Complex laws pushing rugby to the brink of football’s world

John Inverdale

CAN the culture of a sport change? The fallout from rugby union’s grand slam decider in Cardiff goes far deeper than why England fell apart. The aftermath has focused on the players’ and coaches’ relationship with the referee, and whether the game needs to accept that, in the professional era, officials could and should be challenged during a match and afterwards by all those with a vested interest in its outcome. The referee is right even when he’s wrong. That’s how we have all been brought up to play and watch the game. But is the tide turning?

So while you ponder that, consider this. Last Wednesday at the British Universities and Colleges Sport championships at Leeds Metropolitan University, the women of Durham University contested both the hockey and football titles. In a frantic hockey final against Birmingham University, featuring several international players and eventually won by Durham in dramatic fashion 2-1, the pace of the game was such and respect for the officials so total, that even so much as a raised eyebrow towards a decision threatened a spell in the sin-bin. It was raucous on the sidelines, but on the pitch it was church mouse territory, bar the occasional exhortation from one player to another.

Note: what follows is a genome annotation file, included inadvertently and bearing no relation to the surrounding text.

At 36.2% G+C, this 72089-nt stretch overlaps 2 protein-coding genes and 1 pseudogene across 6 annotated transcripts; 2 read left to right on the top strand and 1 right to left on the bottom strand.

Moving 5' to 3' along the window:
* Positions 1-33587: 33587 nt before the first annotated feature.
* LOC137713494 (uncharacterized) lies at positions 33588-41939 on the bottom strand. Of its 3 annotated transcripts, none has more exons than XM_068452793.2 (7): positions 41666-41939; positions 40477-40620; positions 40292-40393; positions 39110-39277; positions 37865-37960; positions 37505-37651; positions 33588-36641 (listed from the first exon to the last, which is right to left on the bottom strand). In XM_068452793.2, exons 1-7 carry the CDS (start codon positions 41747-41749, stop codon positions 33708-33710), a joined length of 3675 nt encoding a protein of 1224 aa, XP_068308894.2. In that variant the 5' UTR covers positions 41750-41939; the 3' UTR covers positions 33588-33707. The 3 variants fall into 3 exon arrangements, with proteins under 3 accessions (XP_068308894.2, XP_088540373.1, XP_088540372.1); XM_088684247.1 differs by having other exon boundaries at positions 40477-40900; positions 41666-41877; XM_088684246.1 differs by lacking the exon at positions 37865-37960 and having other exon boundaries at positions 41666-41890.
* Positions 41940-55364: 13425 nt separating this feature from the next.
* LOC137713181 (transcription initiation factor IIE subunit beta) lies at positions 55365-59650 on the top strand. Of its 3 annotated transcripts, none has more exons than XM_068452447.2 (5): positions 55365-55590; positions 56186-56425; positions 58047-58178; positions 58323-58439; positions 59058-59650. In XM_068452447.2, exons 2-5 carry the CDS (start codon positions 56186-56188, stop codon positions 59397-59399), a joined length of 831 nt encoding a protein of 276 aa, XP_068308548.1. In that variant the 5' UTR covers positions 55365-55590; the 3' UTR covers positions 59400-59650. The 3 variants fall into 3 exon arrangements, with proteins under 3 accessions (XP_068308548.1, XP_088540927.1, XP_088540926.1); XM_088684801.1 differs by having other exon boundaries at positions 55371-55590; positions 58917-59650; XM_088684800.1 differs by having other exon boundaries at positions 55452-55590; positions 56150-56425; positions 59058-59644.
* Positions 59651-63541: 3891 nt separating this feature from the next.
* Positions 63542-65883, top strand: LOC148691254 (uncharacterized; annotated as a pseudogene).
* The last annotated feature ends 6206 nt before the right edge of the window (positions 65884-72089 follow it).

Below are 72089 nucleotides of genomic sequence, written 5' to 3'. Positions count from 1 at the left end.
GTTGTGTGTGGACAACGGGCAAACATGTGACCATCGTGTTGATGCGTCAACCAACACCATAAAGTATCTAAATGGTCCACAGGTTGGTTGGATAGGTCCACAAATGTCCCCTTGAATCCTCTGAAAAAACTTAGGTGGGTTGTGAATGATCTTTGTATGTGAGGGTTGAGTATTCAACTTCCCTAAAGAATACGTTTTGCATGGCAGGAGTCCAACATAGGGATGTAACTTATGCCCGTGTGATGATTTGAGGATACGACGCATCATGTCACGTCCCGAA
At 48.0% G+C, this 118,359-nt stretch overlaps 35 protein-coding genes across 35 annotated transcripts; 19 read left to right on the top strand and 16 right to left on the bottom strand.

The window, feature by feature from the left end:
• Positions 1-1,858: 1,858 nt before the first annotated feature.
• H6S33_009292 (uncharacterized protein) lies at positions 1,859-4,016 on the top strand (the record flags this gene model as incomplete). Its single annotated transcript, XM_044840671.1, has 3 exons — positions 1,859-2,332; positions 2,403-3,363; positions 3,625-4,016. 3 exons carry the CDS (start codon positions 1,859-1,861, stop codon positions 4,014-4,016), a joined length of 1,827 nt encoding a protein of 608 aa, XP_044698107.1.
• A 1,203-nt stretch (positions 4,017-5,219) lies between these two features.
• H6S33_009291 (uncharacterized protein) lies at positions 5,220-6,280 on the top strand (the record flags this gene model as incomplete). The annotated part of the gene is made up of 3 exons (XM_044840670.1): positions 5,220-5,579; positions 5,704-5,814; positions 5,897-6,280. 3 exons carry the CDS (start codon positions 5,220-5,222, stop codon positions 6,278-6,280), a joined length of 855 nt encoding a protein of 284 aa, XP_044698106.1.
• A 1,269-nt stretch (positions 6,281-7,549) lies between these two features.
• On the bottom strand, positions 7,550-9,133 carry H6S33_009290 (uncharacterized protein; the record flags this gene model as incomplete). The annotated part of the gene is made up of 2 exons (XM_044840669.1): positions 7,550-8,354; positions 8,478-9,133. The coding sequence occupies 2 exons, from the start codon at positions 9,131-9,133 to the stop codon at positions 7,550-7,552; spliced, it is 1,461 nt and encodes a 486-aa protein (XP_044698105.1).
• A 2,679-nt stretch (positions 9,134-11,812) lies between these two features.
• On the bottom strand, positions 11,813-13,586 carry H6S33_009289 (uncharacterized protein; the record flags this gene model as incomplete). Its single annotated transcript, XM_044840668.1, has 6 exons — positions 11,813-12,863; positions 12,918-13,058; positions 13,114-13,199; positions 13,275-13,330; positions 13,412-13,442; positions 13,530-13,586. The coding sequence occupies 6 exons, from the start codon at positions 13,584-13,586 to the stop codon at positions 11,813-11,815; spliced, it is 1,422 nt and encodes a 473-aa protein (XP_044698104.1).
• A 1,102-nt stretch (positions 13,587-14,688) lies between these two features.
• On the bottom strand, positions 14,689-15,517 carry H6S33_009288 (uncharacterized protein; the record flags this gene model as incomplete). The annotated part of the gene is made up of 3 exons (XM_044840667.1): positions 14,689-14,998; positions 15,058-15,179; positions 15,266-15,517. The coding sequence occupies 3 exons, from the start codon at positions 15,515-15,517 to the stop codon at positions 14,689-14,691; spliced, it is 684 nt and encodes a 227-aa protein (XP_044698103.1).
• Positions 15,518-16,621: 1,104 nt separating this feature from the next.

Barely an hour later, in the football final against Cardiff Met, it was like moving from a classical music concert to a Motorhead gig. Shouting, screaming, appealing for throw-ins, cursing the referee for giving or not giving free-kicks. An equally dramatic match, which Durham lost 3-2 to a brilliant piledriving free-kick in extra time, but a totally different experience for both players and spectators. Same girls, same university, same course probably, and why the contrast? Simple. Totally distinct sporting cultures, no matter what level you’re playing at.

That is why rugby union currently finds itself in such a dilemma. Still just in the hockey camp, but teetering on the precipice of entering football’s world, the complexity of the game’s laws, especially at the breakdown and scrum, are frustrating players and coaches to breaking point.

And if the sport doesn’t want to cross such a fundamental rubicon, the International Rugby Board needs to address those issues immediately, because if they don’t, the culture of the game will change whether they like it or not.